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Chris Sale: More Than Just a Slider
Posted By Chris Cwik On August 19, 2013 @ 9:15 am In Starting Pitchers | 1 Comment
Chris Sale was far from a polished pitcher by the time he was drafted by the White Sox. Armed with two above-average pitches, some analysts believed he was bound for the bullpen. But in his brief time in the minors, Sale worked on a devastating slider. The pitch was so effective that Sale scrapped what many scouts believed to be his most dominant pitch, his changeup, during his stint in the club’s bullpen. The slider continued to be a dominant force in the rotation during Sale’s 2012 breakout, and has become the pitch most people associate as Sale’s best weapon. The slider may be what Sale is known for, but the changeup has always been his best pitch.
Sale’s increased effectiveness of his changeup has been fairly subtle. His usage with the pitch has increased from from 14.78% to 20.14 % this season, most of which has come against lefties. Sale opted not to use his change against left-handers during 2012, but has started to use the pitch seven percent of the time against them in 2013. It’s something he uses when the batter is ahead in the count, but even then he only throws it 10% of the time. In a 34 pitch sample, it’s worked well. Against left-handers, Sale’s changeup his a 29.41% whiff rate. His willingness to go to the offering against lefties is at least partially responsible for his excellent .182 wOBA against them.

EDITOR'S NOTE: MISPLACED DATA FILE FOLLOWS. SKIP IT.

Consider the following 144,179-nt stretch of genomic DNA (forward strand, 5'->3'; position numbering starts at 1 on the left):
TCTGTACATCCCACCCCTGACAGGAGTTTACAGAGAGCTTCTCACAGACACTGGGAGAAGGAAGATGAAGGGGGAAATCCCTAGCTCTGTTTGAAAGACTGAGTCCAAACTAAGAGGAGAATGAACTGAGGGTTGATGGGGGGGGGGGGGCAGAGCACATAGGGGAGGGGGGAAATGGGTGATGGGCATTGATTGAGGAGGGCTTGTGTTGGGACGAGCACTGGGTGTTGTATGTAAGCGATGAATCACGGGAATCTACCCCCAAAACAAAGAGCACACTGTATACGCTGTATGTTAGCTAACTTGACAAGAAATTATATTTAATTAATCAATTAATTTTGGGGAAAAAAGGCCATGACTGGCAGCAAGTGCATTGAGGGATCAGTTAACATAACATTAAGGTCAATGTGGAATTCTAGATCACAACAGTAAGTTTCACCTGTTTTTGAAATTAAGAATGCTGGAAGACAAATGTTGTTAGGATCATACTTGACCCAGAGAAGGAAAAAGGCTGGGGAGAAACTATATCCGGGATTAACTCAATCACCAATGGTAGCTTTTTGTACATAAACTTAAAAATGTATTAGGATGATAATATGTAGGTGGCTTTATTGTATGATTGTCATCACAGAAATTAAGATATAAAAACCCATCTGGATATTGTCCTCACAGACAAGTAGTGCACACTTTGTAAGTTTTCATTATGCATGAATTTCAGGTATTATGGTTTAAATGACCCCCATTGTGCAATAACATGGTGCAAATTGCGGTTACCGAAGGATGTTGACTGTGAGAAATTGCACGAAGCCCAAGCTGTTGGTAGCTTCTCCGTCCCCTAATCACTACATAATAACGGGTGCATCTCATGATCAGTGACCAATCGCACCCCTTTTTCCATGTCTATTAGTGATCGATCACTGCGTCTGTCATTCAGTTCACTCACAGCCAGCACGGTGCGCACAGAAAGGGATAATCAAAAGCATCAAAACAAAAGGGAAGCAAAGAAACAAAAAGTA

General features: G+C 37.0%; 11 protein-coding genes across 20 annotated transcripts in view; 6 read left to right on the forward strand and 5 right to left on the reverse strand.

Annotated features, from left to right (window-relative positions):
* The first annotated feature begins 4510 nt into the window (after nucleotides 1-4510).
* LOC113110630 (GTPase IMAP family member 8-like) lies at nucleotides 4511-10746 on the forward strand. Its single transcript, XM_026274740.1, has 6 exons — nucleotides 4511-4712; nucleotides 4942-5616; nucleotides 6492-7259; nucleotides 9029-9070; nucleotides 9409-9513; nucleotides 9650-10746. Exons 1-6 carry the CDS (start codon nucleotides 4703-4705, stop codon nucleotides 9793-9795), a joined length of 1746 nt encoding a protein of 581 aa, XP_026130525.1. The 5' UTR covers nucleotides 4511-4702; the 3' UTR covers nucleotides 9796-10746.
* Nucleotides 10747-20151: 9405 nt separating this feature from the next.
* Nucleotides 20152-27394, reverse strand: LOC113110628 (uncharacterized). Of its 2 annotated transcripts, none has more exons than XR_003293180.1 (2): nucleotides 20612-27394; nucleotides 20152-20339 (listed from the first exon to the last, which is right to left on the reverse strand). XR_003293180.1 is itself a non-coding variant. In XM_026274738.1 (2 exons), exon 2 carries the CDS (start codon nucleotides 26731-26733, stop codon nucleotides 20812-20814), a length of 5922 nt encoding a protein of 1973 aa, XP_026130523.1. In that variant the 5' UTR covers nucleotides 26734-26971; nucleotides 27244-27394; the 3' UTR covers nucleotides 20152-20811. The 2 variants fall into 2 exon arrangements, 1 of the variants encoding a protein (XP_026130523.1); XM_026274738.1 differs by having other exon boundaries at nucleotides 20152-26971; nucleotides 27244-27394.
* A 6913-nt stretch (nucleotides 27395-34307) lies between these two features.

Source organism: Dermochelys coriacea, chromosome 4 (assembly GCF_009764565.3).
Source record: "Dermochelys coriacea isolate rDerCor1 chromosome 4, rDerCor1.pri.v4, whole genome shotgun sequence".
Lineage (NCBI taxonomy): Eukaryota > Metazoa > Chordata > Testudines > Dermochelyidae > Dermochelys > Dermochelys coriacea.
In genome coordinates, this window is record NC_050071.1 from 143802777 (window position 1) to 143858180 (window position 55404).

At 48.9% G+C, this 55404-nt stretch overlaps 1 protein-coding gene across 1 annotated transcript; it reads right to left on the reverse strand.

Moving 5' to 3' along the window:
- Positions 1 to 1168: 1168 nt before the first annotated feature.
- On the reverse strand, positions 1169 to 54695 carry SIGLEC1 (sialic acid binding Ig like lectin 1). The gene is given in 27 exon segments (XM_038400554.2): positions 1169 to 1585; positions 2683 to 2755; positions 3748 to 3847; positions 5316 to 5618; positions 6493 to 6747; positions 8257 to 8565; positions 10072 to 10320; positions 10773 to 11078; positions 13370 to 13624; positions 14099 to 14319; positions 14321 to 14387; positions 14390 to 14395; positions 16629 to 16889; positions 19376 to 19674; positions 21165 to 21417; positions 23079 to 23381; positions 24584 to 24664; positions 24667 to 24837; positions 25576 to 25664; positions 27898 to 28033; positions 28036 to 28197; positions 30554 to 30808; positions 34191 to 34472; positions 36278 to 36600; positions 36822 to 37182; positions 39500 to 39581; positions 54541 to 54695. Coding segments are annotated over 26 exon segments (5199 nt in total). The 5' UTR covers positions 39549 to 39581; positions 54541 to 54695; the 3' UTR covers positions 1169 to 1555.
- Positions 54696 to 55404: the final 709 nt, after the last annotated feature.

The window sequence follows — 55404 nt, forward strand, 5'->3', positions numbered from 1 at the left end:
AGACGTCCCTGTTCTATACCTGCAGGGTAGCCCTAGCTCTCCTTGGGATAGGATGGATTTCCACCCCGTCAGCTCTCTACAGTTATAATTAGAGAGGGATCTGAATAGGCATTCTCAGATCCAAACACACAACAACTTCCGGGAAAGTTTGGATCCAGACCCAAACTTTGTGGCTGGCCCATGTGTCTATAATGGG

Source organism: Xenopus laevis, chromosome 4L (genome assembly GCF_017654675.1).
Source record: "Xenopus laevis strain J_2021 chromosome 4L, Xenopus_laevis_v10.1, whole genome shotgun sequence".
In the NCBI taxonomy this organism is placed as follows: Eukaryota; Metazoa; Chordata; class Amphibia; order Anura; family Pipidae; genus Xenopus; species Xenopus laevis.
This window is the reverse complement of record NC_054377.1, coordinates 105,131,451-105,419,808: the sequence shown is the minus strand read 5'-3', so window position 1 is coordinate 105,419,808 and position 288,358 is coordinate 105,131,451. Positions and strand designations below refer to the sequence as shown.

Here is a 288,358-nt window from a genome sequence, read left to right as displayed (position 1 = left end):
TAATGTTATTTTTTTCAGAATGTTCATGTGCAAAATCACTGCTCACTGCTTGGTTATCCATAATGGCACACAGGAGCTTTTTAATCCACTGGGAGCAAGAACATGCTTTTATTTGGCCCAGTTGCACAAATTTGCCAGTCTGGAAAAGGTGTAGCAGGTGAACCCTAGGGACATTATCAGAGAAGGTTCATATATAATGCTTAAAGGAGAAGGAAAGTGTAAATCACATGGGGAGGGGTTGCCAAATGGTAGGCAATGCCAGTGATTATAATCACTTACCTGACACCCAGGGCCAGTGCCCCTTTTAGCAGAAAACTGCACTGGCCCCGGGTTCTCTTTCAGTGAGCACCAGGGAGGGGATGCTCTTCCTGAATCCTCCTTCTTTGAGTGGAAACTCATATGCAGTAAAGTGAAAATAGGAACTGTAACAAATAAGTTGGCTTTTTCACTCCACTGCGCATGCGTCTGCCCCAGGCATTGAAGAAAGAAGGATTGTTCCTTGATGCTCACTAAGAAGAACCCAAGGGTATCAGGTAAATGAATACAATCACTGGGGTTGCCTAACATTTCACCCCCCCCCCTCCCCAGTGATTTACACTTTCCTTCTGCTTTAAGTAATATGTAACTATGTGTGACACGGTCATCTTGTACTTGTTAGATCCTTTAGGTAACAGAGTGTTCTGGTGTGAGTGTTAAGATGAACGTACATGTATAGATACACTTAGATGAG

Against righties, Sale’s seen his slider slip. Sale’s whiff rate with his slider has dropped from 18.68% to 13.12%. In most scenarios, that would lead to decreased numbers against right-handers. Despite the decreased effectiveness of his slider, Sale has posted a nearly identical .296 wOBA against righties in 2013. The biggest reason for that, again, has been his changeup. There’s only been a small increase in whiff rate with the pitch, but the changeup has been useful in other ways.
Sale can rely on the pitch when he needs to get a strike. His usage with his changeup against righties is highest when the batter is ahead in the count, just like it is with lefties. This likely allows Sale to surprise hitters expecting fastballs. Against both righties and lefties, Sale’s 29.54 ball percentage is his lowest with any pitch. He’ll use the pitch to get himself back into the count. At that point, he reverts to using his fastball and slider.
The PITCH f/x pitch values agree. On a per rate basis, Sale’s change comes out on top. His 1.44 wCH/C is just higher than his 1.26 wSL/C (SL denotes a slider). What people don’t realize is that this was the case last season as well. Sale’s changeup was considered the better pitch using PITCH f/x. But since Sale relies on his slider to get punch-outs, that’s the pitch people associate with his dominance.
The increased reliance with his changeup has been one of the reasons for Sale’s improvement during his sophomore year in the rotation. In six fewer starts, Sale has almost matched his 4.7 WAR from 2012. The slider may be better suited for Sale’s highlight reel, but his changeup continues to be his most effective offering.
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